Feb 032016
 
This entry is part 10 of 17 in the series 2015-16 Program Chronicles

On January 20, John Garison shared tips on making the agile methodology work for you.

John, a 15-year veteran of agile projects, led an energetic discussion and offered his experience. Agile, developed to address the weaknesses of traditional “waterfall” software development, has a kind of formal informality. There is no set methodology, so no two agile implementations are the same, even within the same company, and John warned the audience to be flexible. Effort estimates are made not in person-hours but in deliberately vague terms such as “small, medium, and large,” with each team deciding on its own how to size the terms. Tools such as Jira and Confluence now help manage the workflow. A best practice is to insist on detailed user story descriptions (which correspond to specifications) to guide development and documentation.

John Garison shared his experiences working on agile projects

Agile gives technical communicators more equality. You can take the valuable role of user advocate and help drive design decisions. Unlike waterfall methodology, where developers have their own concerns, in agile you are a member of the team; in the chicken-and-pig analogy, you’re fully committed to the project—a pig. If your work is blocked, the team is blocked.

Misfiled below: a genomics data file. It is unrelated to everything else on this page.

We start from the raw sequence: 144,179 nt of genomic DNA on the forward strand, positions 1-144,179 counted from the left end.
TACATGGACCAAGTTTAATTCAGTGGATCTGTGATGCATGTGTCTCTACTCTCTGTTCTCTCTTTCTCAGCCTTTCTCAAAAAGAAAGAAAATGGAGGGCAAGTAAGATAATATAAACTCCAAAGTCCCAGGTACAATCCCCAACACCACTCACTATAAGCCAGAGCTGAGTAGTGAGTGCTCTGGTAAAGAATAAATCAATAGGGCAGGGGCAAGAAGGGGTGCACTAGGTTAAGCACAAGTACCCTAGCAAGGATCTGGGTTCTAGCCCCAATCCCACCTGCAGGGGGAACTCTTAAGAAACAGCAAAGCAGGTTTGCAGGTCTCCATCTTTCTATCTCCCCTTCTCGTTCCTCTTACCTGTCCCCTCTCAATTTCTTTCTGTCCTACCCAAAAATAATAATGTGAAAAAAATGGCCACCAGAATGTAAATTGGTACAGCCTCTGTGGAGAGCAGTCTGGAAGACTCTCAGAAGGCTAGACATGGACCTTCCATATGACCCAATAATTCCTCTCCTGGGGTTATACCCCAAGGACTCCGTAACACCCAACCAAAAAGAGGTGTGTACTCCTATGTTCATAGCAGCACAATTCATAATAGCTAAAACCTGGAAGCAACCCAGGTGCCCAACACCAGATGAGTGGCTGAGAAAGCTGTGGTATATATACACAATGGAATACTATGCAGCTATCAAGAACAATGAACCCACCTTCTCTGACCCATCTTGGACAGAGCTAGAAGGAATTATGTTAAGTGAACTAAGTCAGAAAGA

It’s common for a writer in an agile company to belong to more teams, and have more daily meetings, than can be covered. John advised picking and choosing. For those meetings you do decide to attend, such as backlog grooming and reveals (sprint demos), John’s advice is: “Attend the meeting. If not invited, attend anyway. And listen!” If you’re overbooked, set the expectation that documents won’t be done at the end of every sprint, but that final documentation is a completion criterion (required to be “done done”).

Finally, while John is an enthusiastic advocate of agile, he cautioned that not every agile implementation is successful. Agile requires support from the top of the organization to the bottom, and from the sides (peer organizations) as well.

Before the program, Chapter President Nancy Allison brought Cindy Cookson, who is retiring as the Chapter’s bookkeeper, in from her post at the registration table to thank her for her 15 years of service.

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